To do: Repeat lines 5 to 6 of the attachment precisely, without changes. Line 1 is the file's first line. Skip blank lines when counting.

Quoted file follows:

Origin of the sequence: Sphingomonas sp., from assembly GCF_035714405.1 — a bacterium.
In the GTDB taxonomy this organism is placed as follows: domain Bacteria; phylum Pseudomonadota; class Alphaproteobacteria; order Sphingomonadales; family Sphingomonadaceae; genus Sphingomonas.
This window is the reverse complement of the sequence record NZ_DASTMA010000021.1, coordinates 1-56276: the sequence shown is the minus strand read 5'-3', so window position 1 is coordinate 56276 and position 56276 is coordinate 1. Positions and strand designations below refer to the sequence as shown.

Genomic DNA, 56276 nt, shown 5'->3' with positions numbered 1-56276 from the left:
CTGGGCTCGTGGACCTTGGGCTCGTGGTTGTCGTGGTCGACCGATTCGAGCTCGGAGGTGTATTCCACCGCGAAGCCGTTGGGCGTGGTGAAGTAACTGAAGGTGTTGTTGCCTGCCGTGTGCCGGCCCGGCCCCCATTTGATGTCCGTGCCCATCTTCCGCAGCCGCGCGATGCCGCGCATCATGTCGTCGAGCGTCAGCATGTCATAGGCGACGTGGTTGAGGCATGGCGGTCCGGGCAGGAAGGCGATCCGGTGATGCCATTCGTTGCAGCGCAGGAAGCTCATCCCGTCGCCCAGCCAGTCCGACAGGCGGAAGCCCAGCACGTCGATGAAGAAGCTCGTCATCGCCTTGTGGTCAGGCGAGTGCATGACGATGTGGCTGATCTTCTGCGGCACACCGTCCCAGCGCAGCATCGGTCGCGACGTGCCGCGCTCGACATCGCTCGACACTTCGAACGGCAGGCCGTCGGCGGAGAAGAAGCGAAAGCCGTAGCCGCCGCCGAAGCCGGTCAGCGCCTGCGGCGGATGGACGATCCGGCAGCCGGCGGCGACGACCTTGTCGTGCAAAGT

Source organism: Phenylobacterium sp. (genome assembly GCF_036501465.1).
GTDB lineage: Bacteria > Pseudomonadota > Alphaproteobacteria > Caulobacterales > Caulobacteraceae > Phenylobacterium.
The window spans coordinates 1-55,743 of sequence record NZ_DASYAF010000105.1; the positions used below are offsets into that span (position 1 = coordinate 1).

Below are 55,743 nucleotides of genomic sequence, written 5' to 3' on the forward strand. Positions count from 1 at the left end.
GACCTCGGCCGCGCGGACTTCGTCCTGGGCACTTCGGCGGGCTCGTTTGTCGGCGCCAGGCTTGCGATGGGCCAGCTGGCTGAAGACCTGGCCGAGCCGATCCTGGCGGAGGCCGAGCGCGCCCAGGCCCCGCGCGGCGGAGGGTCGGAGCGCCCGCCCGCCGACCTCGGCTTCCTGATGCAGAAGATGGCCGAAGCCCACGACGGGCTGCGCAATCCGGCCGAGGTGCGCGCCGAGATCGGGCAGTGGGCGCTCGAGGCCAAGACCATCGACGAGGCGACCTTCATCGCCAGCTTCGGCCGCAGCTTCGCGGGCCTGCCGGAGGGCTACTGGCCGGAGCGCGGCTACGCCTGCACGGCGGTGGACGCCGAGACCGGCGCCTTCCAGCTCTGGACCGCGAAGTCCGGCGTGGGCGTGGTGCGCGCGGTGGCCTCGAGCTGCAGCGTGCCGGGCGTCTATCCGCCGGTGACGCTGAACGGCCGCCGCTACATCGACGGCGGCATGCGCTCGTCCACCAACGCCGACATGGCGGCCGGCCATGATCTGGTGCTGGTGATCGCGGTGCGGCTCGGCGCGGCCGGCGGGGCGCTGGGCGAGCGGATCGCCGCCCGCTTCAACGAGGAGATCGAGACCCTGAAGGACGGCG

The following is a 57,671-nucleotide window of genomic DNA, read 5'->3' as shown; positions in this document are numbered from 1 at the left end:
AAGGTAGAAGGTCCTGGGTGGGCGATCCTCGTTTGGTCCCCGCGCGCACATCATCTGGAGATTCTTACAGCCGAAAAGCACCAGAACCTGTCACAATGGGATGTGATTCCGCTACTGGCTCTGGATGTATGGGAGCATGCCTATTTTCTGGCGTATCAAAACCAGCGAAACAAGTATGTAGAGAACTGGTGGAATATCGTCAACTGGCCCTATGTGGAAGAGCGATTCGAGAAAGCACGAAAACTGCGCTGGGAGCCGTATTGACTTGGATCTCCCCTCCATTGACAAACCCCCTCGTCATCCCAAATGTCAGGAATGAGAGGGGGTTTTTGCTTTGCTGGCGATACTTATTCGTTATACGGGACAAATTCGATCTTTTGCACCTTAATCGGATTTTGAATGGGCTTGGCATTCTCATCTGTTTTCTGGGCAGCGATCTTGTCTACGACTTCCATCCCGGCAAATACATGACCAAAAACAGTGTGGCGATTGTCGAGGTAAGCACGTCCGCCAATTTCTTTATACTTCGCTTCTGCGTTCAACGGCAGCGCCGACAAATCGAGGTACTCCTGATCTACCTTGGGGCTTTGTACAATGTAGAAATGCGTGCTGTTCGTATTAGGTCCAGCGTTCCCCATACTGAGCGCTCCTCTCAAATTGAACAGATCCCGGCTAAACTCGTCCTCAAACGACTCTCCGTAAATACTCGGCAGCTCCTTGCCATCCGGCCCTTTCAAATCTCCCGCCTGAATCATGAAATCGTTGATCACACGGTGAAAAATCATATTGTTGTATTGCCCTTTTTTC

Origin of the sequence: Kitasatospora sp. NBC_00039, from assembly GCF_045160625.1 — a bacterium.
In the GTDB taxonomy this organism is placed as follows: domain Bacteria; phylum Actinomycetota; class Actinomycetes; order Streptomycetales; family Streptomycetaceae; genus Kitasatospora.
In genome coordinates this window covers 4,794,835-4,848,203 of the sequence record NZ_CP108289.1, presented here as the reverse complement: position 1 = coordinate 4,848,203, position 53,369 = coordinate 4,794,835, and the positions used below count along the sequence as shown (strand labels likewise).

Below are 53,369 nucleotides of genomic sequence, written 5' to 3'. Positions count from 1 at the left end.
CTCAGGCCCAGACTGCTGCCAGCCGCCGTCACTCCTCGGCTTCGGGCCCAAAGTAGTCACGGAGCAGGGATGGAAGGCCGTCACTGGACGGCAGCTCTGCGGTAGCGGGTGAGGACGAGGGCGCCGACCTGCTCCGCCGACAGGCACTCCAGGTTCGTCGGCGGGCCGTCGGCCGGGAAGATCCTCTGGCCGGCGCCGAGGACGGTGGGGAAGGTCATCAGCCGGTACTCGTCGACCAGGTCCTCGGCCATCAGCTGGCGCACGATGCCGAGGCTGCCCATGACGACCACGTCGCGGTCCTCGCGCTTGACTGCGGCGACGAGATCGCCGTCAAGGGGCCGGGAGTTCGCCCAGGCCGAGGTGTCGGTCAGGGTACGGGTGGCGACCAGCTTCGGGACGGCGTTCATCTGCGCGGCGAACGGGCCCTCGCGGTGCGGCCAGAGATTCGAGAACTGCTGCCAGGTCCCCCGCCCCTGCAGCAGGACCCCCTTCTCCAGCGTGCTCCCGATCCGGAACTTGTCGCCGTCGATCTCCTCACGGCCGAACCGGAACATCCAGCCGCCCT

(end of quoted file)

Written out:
CTGGGCTCGTGGACCTTGGGCTCGTGGTTGTCGTGGTCGACCGATTCGAGCTCGGAGGTGTATTCCACCGCGAAGCCGTTGGGCGTGGTGAAGTAACTGAAGGTGTTGTTGCCTGCCGTGTGCCGGCCCGGCCCCCATTTGATGTCCGTGCCCATCTTCCGCAGCCGCGCGATGCCGCGCATCATGTCGTCGAGCGTCAGCATGTCATAGGCGACGTGGTTGAGGCATGGCGGTCCGGGCAGGAAGGCGATCCGGTGATGCCATTCGTTGCAGCGCAGGAAGCTCATCCCGTCGCCCAGCCAGTCCGACAGGCGGAAGCCCAGCACGTCGATGAAGAAGCTCGTCATCGCCTTGTGGTCAGGCGAGTGCATGACGATGTGGCTGATCTTCTGCGGCACACCGTCCCAGCGCAGCATCGGTCGCGACGTGCCGCGCTCGACATCGCTCGACACTTCGAACGGCAGGCCGTCGGCGGAGAAGAAGCGAAAGCCGTAGCCGCCGCCGAAGCCGGTCAGCGCCTGCGGCGGATGGACGATCCGGCAGCCGGCGGCGACGACCTTGTCGTGCAAAGT

Source organism: Phenylobacterium sp. (genome assembly GCF_036501465.1).